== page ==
But what happens to people after they are deported? Does the strategy of removal really act as a deterrent? A very interesting and dynamic sub-topic within migration studies is concerned with the phenomenon of post-deportation. While the topic of immigration controls, migration management, border policing, detention, and deportation have received a great deal of scholarly attention, relatively little is known about what happens after deportation (Peutz 2006). One of the striking findings of a recent study by Schuster and Majidi (2013) of deportees in a village in Afghanistan is the number of people who were planning on re-migrating. An incredible 80 percent of the interviewees left Afghanistan again within two years of their return. Many more were actively planning to re-migrate, taking measures to secure funding, plan their route, and reactivate networks of support. The reasons for migrating again are often similar to the reasons for migrating in the first place: war, generalized violence, persecution, corruption, unemployment, environmental destruction, and so on. Indeed, there is evidence to suggest that the desire to migrate may be even more intense post-deportation. As Schuster and Majidi (2013) explain, the reasons for this are many: “Many of the young men will have incurred debts the first time round which they will not have paid off, and which they will be unable to repay so long as they stay in Afghanistan. Others will be unable to bear the shame of failure, in particular when so many will have other relatives who have been successful and are sending back money. And finally, some of these young men will have found friends and lovers who are urging them to return.”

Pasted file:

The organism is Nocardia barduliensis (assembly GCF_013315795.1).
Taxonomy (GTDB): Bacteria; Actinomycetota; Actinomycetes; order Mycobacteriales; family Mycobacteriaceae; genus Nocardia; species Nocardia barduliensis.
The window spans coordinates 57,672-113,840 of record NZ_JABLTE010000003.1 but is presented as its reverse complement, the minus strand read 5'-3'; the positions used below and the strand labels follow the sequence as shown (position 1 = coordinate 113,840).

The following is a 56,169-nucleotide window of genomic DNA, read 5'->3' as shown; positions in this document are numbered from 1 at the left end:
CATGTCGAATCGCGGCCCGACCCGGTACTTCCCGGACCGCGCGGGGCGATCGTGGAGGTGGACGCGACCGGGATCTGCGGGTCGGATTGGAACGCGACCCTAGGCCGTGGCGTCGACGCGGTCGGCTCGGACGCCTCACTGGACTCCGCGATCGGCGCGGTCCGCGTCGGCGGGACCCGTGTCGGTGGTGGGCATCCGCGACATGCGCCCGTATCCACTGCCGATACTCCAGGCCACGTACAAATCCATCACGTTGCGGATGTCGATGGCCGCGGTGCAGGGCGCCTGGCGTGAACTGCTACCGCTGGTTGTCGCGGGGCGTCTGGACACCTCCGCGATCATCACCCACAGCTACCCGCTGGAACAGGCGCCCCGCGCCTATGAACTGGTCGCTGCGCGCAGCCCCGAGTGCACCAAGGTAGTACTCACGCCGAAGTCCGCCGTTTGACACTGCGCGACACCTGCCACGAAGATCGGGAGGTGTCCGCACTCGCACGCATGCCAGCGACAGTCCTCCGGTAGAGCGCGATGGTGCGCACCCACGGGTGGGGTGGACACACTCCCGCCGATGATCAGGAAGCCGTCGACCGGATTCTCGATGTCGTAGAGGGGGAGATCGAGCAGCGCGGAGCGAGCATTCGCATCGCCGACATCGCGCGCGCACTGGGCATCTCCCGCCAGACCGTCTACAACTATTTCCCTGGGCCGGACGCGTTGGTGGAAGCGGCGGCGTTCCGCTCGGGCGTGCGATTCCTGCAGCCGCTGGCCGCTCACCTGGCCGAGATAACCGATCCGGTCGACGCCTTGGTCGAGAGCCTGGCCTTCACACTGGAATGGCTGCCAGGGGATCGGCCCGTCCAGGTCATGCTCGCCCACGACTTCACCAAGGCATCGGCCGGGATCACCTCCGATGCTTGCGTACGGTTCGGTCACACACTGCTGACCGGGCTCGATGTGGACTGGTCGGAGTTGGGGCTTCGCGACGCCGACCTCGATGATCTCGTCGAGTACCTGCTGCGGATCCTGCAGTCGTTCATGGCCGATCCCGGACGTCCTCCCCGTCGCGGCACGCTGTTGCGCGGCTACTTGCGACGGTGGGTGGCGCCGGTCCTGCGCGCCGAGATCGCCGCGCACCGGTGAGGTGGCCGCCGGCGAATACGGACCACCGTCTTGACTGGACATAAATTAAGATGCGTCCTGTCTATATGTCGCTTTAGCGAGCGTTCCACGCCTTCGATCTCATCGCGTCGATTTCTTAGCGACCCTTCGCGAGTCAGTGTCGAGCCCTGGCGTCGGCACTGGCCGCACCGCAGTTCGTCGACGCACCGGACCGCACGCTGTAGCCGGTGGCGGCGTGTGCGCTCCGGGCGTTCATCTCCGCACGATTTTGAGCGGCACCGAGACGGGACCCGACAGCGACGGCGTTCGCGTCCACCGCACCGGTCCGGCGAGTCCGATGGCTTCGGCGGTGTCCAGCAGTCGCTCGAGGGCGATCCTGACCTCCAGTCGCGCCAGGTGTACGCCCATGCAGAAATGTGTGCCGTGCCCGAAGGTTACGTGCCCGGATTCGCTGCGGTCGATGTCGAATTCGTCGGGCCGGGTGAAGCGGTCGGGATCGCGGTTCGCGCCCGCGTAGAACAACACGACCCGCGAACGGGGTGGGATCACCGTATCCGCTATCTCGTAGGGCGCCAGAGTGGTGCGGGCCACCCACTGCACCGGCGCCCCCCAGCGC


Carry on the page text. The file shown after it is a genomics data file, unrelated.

It is tempting to frame these findings in the classical push-pull dynamics of (forced) migration studies. After all, generalized violence, war, corruption, unemployment, and economic displacement are all classic motivators for people to move. But the focus on these “objective” or “structural” factors not only risks neglecting the subjective reasons people move, as has been well pointed out in ethnologies of migration. It is not only the subjective experience of migration that is important, but also the process of subjectification, of subject-making that comes when people move (Mezzadra 2004). This topic is the central focus of an emerging debate around the “autonomy of migration” perspective on migration. The section below outlines several common features of this perspective that, when taken together, pose some fundamental challenges to our collective understanding of migration, especially in terms of its relationship to political agency, subjectivity, and community.

Autonomy of Migration